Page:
How might Ben Bernanke regulate away a recession...?
I RECENTLY HAD the opportunity to question Federal Reserve chairman Ben Bernanke. He was appearing before the US congressional Joint Economic committee.
Our topic that morning was the state of the US economy. Many of my colleagues raised questions about how the Fed might better "regulate" things to ease fears of an economic downturn. The tenor of their questions suggested that Mr Bernanke's job is nothing less than to run the US economy, like some kind of Soviet central planner.
Without doubt it's true that Mr Bernanke can drastically affect the economy at the drop of a hat, simply by making decisions about the money supply and interest rates. But why do members of Congress assume this is good?
Why do we accept without objection that a small group of people on the Federal Reserve Board wields so much power over our economic well-being? Is centralized, monopoly control over our money even compatible with a supposedly free-market economy?
Few Americans give much thought to the Federal Reserve System or monetary policy in general. But even as they strive to earn a living, and hopefully save or invest for the future, Congress and the Federal Reserve Bank are working insidiously against them.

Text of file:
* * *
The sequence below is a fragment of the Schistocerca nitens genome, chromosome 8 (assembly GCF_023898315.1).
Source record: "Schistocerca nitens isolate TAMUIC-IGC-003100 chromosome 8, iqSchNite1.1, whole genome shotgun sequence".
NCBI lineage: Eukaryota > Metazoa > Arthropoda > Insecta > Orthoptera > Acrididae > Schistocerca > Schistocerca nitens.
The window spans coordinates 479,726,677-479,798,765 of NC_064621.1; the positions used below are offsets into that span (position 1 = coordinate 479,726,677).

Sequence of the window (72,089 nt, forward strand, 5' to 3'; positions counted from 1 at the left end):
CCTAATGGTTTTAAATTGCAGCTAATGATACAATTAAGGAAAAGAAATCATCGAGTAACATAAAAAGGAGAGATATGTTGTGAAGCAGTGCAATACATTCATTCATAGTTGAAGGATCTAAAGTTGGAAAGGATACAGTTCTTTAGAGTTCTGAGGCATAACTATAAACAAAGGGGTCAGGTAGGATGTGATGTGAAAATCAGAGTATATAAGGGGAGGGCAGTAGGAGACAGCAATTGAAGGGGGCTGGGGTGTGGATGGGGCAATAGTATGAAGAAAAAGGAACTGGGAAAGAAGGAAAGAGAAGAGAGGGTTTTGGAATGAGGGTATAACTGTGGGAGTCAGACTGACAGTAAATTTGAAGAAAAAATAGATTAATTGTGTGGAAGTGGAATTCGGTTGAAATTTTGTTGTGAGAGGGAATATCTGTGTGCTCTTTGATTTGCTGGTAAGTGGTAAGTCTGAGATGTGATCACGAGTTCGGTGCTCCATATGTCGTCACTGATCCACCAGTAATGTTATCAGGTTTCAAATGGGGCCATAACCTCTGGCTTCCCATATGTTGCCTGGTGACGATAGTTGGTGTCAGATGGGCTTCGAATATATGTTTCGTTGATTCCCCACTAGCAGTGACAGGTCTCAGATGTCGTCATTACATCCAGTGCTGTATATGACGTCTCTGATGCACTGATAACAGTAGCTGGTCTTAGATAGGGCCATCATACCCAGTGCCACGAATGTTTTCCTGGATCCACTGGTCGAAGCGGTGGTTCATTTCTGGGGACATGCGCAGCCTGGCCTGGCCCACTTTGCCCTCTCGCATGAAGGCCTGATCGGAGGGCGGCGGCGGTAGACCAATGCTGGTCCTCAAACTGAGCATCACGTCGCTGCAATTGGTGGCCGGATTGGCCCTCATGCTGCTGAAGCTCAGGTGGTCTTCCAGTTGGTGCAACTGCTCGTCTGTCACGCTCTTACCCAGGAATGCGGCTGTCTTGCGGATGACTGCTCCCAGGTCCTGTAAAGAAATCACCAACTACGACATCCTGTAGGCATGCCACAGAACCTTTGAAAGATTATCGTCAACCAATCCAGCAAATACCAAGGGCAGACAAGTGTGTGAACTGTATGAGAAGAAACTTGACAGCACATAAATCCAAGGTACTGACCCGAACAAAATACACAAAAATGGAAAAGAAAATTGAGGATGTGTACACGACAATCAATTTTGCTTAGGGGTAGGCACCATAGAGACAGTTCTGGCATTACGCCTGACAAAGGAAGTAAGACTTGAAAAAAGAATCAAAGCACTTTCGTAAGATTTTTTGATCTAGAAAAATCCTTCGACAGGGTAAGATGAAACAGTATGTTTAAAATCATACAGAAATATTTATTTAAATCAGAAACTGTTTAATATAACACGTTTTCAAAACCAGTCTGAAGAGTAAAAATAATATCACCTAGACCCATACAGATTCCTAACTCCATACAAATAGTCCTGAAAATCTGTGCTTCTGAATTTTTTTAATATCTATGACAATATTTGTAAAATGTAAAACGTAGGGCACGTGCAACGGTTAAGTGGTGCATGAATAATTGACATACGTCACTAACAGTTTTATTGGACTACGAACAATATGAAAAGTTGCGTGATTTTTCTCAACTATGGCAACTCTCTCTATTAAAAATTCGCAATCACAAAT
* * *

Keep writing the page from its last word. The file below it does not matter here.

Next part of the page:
Day by day, every dollar you have is being devalued.
The greatest threat facing America today is not terrorism, or foreign economic competition, or illegal immigration. The greatest threat facing America today is the disastrous fiscal policies of our own government, marked by shameless deficit spending and Federal Reserve currency devaluation. It is this one-two punch – Congress spending more than it can tax or borrow, and the Fed printing money to make up the difference – that threatens to impoverish us by further destroying the value of our dollars.
The Fed’s inflationary policies hurt older people the most. Older people generally rely on fixed incomes from pensions and Social Security, along with their savings. Inflation destroys the buying power of their fixed incomes, while low interest rates reduce any income from savings. So while Fed policies encourage younger people to overborrow because interest rates are so low, they also punish thrifty older people who saved for retirement.
The financial press sometimes criticizes Federal Reserve policy, but the validity of the fiat system itself is never challenged. Both political parties want the Fed to print more money, either to support social spending or military adventurism. Politicians want the printing presses to run faster and create more credit, so that the economy will be healed like magic – or so they believe.
The fiat Dollar allows us to live beyond our means, but only for so long. History shows that when the destruction of monetary value becomes rampant, nearly everyone suffers and the economic and political structure becomes unstable. Spendthrift politicians may love a system that generates more and more money for their special interest projects, but the rest of us have good reason to be concerned about our monetary system and the future value of our dollars.